Tenenbaum made none of these arguments, however, and the court deplored – in unusually harsh and explicit terms – his counsel’s performance in the case.  Among a litany of other transgressions, the court chastised counsel for litigating the fair use defense “as an afterthought, and literally on the eve of trial,” and characterized the defense as “truly chaotic” and based on “perfunctory” papers.  Indeed, Tenenbaum’s papers opposing summary judgment on fair use were structured skeletally, resembling an outline more than a substantive brief; cited only sparsely to the record and to caselaw; addressed the four traditional fair use factors in cursory fashion while emphasizing arguments drawn from unrelated legal doctrines; and invoked generalized incantations of “fairness” more reminiscent of the playground than the courtroom.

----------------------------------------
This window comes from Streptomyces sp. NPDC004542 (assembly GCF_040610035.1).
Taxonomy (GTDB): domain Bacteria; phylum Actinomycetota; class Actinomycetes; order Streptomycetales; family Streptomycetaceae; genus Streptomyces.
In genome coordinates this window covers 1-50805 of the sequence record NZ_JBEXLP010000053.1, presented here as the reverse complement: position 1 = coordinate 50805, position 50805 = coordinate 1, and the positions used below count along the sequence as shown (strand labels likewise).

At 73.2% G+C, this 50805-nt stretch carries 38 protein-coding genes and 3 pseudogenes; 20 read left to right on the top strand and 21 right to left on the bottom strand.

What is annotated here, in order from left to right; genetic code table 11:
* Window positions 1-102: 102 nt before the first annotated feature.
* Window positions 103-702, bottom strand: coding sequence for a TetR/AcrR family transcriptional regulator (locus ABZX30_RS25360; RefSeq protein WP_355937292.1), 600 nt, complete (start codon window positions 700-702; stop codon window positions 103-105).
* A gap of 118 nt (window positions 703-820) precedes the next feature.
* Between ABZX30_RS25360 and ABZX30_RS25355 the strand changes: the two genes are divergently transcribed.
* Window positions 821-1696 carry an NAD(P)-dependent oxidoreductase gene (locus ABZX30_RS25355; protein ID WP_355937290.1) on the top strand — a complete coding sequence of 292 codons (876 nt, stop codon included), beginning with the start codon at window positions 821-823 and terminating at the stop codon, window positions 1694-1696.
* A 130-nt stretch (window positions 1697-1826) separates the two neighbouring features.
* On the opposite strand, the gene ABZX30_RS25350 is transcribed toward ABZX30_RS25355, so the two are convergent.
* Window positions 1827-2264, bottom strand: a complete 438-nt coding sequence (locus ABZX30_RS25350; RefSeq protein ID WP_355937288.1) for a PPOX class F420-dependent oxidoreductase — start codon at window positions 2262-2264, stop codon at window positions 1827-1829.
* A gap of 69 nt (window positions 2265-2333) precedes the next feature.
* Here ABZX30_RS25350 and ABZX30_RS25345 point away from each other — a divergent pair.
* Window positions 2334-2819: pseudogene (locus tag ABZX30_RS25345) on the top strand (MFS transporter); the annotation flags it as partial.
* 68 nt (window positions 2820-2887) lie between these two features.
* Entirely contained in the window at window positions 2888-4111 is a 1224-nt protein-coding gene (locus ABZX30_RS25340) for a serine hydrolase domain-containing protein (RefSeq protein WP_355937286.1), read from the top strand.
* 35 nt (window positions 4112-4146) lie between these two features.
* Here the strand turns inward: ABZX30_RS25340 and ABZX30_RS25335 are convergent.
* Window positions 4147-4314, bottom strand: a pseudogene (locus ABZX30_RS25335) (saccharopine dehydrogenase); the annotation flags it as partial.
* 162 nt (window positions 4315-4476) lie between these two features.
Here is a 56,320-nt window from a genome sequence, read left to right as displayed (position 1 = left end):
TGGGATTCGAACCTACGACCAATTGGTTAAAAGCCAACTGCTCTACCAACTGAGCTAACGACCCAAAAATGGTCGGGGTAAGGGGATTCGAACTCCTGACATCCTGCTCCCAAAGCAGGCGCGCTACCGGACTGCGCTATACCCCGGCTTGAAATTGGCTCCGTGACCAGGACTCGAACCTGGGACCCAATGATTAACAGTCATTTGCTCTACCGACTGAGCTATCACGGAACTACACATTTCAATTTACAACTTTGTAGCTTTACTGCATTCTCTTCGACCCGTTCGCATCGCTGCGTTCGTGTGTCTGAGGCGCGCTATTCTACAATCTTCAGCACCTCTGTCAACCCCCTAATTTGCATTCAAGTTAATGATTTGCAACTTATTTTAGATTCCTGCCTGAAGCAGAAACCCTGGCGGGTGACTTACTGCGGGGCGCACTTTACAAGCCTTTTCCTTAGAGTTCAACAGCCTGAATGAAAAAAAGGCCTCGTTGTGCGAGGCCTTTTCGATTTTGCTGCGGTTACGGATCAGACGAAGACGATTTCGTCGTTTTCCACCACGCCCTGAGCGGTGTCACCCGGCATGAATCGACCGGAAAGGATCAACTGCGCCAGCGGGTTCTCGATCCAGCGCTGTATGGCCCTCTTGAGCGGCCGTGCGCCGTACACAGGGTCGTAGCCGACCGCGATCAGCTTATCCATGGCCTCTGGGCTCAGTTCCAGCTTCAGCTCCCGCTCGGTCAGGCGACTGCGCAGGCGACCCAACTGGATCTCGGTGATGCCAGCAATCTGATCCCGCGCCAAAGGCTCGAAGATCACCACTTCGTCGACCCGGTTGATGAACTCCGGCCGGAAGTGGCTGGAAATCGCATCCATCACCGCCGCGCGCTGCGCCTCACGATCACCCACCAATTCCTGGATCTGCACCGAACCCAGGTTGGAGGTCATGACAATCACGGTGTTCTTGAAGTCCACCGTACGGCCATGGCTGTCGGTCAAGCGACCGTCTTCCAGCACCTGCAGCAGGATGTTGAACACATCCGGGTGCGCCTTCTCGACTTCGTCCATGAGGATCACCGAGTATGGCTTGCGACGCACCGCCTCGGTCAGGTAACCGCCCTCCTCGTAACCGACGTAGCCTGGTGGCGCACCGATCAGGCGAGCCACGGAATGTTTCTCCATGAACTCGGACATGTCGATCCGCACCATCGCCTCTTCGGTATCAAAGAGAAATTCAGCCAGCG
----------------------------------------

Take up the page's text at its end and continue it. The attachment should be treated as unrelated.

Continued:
Possibly the most interesting insight into Tenenbaum’s defense, however, comes from his own attorney’s legal blog.  Following Tenenbaum’s loss at trial, and public criticism of his fair use defense, his attorney, Harvard Law School professor Charles Nesson, solicited feedback in the blogosphere on what alternative defenses commentators felt might have prevailed.  In response to one commentator’s list of potentially successful arguments, Mr. Nesson wrote, “these defenses do not join the fundamental issues.  this [sic] trial was not an exercise in getting joel off the hook.”  The notion that counsel’s job could consist primarily of anything other than exonerating his client should boggle any practicing litigator’s mind.   Presumably, Tenenbaum – now saddled with a $675,000 verdict – might wish that his counsel had been more concerned with getting him “off the hook” than with transporting the fair use doctrine to a galaxy far, far away.

Fair Use Analysis